• Improve your quality to reduce the wasted time on rework, repairs, and reprocessing. Don’t accumulate defects for later handling. Stop the process if necessary and fix the problem before continuing.
  • Look for bottlenecks in the process and make changes to improve the weak link in the chain of tasks. Your system is only as fast as the slowest point! Bottlenecks kill system performance and throughput.
  • Reduce downtime due to poor planning and stop-start work-flow as people switch between processes. When people have shifting assignments from multitasking, being “spread too thin,” or “wearing too many hats,” system velocity and momentum are diminished. Operator-error increases and performance is hard to measure.
  • Decrease lead-time for your customers by reducing idle time and work-in-process build-up between steps. You can also decrease lead-time by increasing your completion rate—more units per hour, day, or week. Shorter lead-times reduce problems and increase sales capacity, billing cycles, and customer loyalty.
  • Simplify where possible. Lessen complexity, customization, and exceptions in products and services. Reduce the physical path, clutter, barriers, and distractions. Eliminate excessive employee discretion, caused by inadequate policies or procedures.
  • Elevate employee performance with training, accountability, performance standards, reporting, recognition, and incentive. Provide a safe and pleasurable work environment with good communication systems.
  • Measure and monitor system speed and quality; use this feedback to make necessary improvements that keep performance levels high.

Brian Tracy, business consultant, teaches, “Continuous practice of a key skill (system) reduces the time required to perform the task and increases the output achieved” (“100 Business Laws”). Speed improves when the same people do the same things repeatedly, when they get really good at their job. Employee turnover takes a heavy toll on productivity.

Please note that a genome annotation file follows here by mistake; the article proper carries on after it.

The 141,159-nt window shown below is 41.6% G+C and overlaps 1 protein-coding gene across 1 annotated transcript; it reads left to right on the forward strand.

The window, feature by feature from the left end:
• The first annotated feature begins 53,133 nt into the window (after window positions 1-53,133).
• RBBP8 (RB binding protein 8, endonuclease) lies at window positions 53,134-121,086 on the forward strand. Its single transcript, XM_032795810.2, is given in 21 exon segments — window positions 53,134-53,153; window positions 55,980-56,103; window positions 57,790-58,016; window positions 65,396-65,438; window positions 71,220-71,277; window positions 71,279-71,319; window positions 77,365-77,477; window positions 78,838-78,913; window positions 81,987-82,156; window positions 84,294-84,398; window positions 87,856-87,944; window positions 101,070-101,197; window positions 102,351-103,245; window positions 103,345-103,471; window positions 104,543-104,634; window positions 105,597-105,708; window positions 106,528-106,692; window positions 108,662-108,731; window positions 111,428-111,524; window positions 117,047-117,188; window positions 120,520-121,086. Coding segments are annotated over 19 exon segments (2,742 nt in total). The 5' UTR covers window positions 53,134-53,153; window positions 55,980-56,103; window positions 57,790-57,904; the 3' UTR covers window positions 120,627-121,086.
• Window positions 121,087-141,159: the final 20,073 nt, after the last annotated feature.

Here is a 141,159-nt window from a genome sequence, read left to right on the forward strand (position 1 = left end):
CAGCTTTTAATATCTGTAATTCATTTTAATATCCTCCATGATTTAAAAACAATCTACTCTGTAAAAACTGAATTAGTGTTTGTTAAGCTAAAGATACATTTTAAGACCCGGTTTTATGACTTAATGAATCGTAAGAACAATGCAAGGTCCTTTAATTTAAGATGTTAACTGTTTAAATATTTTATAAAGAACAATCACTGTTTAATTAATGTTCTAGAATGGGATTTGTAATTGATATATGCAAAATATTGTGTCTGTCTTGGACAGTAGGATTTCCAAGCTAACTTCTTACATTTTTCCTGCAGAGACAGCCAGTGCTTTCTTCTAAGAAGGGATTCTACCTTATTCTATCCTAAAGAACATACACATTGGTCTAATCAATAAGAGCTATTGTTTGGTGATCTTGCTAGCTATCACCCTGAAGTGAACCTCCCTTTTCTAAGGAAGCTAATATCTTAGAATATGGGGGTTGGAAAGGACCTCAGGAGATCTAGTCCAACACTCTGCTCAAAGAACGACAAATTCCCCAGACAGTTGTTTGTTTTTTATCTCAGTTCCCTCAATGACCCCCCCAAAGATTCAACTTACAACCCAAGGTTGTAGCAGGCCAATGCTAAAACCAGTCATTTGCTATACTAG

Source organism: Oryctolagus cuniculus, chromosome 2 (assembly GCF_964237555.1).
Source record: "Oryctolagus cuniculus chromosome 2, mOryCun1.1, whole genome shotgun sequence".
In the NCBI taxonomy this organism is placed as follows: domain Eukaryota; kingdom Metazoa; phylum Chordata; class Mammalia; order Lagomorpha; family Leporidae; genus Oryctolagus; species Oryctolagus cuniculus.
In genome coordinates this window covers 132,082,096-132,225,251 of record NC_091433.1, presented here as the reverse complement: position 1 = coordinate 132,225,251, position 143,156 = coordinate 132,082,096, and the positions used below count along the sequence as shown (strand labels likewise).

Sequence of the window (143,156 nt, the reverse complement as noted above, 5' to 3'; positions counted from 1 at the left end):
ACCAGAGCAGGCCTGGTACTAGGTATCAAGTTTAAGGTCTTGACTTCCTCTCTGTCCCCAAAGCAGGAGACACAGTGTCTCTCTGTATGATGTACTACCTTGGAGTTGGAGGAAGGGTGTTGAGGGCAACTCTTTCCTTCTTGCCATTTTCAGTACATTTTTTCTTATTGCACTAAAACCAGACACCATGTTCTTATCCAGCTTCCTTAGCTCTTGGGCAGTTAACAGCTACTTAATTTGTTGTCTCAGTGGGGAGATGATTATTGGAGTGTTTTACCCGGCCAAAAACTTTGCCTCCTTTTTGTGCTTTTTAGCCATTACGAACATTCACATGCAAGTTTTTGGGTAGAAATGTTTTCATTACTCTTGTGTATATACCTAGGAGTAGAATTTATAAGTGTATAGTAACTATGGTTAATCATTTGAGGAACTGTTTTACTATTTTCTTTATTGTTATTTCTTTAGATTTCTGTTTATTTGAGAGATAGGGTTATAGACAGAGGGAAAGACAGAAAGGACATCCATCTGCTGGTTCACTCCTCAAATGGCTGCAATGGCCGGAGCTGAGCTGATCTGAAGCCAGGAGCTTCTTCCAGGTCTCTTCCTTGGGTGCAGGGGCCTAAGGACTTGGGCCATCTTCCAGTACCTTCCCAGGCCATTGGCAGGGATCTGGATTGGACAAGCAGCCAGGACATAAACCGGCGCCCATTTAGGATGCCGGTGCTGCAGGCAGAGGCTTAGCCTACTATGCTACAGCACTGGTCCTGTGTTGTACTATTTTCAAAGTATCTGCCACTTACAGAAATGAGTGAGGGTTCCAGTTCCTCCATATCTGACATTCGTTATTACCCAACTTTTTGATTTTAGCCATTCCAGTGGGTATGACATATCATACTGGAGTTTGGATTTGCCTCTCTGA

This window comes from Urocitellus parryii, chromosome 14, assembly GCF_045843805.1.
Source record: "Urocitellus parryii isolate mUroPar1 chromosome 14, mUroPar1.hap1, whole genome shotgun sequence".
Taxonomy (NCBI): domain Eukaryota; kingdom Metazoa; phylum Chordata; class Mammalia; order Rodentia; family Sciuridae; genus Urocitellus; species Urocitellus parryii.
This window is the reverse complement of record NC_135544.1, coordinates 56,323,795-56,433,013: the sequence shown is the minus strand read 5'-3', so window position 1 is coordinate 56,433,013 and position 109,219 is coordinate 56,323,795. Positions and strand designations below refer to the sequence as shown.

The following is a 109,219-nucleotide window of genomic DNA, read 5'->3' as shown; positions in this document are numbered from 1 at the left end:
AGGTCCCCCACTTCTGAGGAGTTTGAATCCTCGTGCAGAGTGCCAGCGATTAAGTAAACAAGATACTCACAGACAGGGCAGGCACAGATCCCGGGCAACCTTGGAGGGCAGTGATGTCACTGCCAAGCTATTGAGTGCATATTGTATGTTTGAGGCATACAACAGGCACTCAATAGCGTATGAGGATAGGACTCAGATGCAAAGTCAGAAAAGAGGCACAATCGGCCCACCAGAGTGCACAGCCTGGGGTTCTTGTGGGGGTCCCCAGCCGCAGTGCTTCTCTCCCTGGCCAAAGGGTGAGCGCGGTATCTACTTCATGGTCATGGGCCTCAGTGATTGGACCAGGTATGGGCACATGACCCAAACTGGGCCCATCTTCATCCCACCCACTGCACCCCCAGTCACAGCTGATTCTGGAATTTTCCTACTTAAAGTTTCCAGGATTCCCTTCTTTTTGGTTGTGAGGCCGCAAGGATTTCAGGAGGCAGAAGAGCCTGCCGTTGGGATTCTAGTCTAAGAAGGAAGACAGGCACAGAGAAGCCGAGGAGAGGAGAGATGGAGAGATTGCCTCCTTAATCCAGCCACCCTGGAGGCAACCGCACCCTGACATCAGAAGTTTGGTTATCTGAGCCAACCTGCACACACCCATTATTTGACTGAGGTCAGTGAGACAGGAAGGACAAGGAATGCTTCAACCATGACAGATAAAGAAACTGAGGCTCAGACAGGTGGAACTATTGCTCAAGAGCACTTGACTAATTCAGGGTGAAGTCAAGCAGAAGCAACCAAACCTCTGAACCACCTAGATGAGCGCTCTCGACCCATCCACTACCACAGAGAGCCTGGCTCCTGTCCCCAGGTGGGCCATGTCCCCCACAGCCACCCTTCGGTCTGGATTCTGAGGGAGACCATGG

System Efficiency Pays Off

An efficient process offers a number of benefits. It creates higher employee productivity and work satisfaction, increased capacity for sales, faster invoicing and cash flow cycles, happier customers who will buy again, and overall lower costs.

The principles of speed are varied and covered in-depth in my eCourse, “Box Theory™: Double Your Profit with High-Performance Systems and Processes.” You will learn about Process Cycle Efficiency, The Theory of Constraints, Lean Thinking, and other methods for creating efficient systems and processes, and a high-performance organization.

By applying the principles of speed, you can expect your labor costs to go down and output to go up. By shifting just one system in your company out of low gear, you will quickly recover the cost of owning the totally awesome Box Theory™ Gold software.